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Seasons

Here in the Arizona desert, I marvel this time of year at how seasons vary in different regions, even within our state. After living in temperate climates most of my life, it's still a little surreal to me that we are retreating inside more as most of you are heading outside. (As someone who has lived in both worlds, I prefer a pleasant rest of the year, so I am not complaining.)


At the start of every season, I tend to go into my own mini-season of nesting, where my desires and focus shift to all things family, hearth and home. (Okay, maybe swimming pool and home!) Whether it's biological instinct or attunement with the cycles of nature, or both, this shift will never cease to intrigue me. I also experience seasons within my work: writing, speaking, teaching, or laser-focus on my daily work with Spirit and clients. An inner shift leads me into the new season or mini-season as if it is intuitive/Spirit-led, and my mindset/passion/focus begins to naturally shift into the work I am heading into. This has taught me to trust my feelings and intuition even more.


I've learned to go with all of the mini-seasons in life and service, understanding that the greatest work and healing will result from that which my passion and focus is aligned with, whatever present moment I am in.


One thing remains consistent: I never lose my passion for private sessions and being a channel of healing in this most intimate way. Some may call it a specialty, but I see this as the persistent work my soul must long for, is called to, and is most fulfilled by. Like eating and drinking, I crave these connections after a break, even after a much-needed respite from the same work.


No matter how perfectly we are aligned with our soul's work and life path, needing seasons or mini-seasons is part of the whole-self package deal. Whether it's just a regular weekend, an anticipated vacation, or a sabbatical due to a larger energetic focus we need for something else going on in our lives, we thrive living seasonally.


As you read this, seasons and mini-seasons of your own life may come to mind. Our challenge is that we live in a society that fixates on routines and schedules, so much so that we may resist the seasons our soul wants to guide us into. We may become frustrated that we do not stay on auto-pilot, yet it is only by honoring the seasons our soul wants to guides us into that we will be content.


I have also experienced seasons of grief. I lived through a long, dark winter. For months after my son died, I was too exhausted to stay up after the sun went down. Yet, I also delighted in the unexpected joy of coming upon a burst of color and seeing with new eyes, as if the world had been black and white and suddenly turned technicolor, just when I thought the winter would never end.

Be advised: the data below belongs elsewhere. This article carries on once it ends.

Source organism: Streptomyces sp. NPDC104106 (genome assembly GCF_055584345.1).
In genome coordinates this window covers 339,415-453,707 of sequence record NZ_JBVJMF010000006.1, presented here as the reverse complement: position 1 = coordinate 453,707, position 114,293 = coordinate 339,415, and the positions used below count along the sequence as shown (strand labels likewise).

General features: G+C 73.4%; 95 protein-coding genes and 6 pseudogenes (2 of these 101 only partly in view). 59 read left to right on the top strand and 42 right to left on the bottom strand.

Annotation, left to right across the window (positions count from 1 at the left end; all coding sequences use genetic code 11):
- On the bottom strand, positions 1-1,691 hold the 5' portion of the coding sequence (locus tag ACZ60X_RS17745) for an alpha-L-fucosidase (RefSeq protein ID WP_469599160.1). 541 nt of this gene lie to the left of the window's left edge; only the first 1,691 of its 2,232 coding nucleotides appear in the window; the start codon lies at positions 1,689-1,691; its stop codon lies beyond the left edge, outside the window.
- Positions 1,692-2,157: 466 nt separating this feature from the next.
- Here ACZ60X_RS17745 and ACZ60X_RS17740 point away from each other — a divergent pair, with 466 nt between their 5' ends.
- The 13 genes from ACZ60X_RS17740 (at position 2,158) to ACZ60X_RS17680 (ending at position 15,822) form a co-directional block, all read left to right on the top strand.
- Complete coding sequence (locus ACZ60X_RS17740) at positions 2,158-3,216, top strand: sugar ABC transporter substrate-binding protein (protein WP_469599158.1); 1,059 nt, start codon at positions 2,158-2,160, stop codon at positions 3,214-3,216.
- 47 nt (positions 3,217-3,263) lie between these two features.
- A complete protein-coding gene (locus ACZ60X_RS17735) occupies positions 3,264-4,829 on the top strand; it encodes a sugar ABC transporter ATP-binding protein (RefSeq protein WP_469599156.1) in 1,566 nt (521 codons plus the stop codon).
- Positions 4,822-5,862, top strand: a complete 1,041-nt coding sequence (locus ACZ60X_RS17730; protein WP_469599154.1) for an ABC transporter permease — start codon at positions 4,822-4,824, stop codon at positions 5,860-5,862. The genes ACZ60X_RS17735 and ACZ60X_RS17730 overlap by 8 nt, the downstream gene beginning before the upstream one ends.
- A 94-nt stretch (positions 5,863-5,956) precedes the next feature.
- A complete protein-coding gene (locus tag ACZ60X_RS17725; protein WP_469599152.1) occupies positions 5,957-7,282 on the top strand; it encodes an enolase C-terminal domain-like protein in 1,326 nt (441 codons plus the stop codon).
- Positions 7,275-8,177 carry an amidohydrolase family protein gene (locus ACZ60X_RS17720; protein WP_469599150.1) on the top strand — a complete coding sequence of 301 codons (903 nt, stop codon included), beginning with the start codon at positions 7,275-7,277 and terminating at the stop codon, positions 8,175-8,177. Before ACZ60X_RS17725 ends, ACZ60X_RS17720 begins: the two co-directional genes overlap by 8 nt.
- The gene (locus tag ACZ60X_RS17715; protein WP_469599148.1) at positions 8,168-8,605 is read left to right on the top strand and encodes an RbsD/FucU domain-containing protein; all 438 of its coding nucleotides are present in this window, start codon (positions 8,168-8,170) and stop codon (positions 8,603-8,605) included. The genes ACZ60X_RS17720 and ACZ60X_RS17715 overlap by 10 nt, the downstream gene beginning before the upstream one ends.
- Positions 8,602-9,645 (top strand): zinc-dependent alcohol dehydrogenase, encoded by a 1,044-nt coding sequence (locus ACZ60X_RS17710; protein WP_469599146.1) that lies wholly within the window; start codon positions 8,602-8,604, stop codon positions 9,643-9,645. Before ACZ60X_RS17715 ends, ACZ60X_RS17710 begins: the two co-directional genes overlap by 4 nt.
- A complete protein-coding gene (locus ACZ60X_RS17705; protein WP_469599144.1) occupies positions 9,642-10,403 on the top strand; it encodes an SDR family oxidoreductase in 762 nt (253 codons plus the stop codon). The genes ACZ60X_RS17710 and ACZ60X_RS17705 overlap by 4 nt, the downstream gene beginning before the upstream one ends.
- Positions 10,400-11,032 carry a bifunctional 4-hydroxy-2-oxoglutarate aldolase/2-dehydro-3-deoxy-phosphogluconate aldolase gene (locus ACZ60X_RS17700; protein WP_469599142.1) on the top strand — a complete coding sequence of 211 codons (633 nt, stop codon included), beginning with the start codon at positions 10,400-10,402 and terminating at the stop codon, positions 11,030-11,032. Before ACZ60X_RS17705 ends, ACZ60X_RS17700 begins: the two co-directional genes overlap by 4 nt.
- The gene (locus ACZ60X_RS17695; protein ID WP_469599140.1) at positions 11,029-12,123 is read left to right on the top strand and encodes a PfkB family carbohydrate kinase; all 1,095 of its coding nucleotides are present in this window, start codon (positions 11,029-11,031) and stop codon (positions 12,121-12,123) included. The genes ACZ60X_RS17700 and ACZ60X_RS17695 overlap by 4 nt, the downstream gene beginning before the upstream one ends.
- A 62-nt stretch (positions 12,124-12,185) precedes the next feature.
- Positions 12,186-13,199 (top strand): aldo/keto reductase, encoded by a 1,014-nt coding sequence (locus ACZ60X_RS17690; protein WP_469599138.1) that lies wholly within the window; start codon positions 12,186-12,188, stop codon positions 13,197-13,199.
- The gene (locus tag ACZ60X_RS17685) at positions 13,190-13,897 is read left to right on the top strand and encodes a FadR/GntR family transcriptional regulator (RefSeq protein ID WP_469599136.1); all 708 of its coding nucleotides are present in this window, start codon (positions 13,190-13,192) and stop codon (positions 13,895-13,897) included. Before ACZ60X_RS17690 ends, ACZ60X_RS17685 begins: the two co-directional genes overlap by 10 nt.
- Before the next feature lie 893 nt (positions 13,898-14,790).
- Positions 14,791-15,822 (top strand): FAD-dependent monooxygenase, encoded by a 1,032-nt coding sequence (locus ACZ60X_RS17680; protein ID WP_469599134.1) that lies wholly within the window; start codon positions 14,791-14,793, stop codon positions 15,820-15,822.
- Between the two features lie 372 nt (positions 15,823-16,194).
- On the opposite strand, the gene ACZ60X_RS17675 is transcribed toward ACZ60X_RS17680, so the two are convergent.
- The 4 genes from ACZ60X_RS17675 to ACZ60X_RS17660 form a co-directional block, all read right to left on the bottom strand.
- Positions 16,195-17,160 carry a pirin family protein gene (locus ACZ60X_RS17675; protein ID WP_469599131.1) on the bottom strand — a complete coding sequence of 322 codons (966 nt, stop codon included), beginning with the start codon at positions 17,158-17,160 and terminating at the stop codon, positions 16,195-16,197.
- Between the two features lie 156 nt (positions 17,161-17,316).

Like the physical season, my spring of grief was up and down, cool and warm. My winter of mourning exhausted me, and the ups and downs of my grief-spring exhausted me. My vibration and energy shifted wildly, often within a single day. But the rays of sunshine were all the more welcomed because they followed the showers. The blooms were more spectacular after they had been absent for so long.


I even found myself in a smooth sailing summertime, though I wouldn't have believed that was possible not long before! Yet, thunderstorms thrive in summer conditions and come upon us unexpectedly. A storm's force can shock us and produce devastation. Like nature, seasons of grief are not linear. The summer storms may knock us over, but in the winter, unexpected sunny days reveal hope. We can't have one without the other. This earth life is a package deal.


If you are reading this while in a long, dark winter, I hope this reminds you to allow for those unexpectedly sunny and warm days of respite. Let them recharge you. They will surprise you and infuse you with hope, giving you the strength to endure. If you're enjoying a summer that you thought you'd never see again, don't let a day or few of thunderstorms keep you down. Remember that summer storms are temporary. You haven't regressed, you are allowing. Allowing is healing.


True happiness isn't sunny days and ice cream, anyway. True happiness is a deep, inner peace that results from allowance. Allowance of it all: the many seasons and the mini-seasons. A truly happy life is a life well-lived. A life well-lived allows for the storms to drench us and the sun to shine upon us.


My life certainly hasn't been free of storms, but it's been full of rainbows. Is there a life better lived?


Wishing you love. And rainbows.


xo Rachel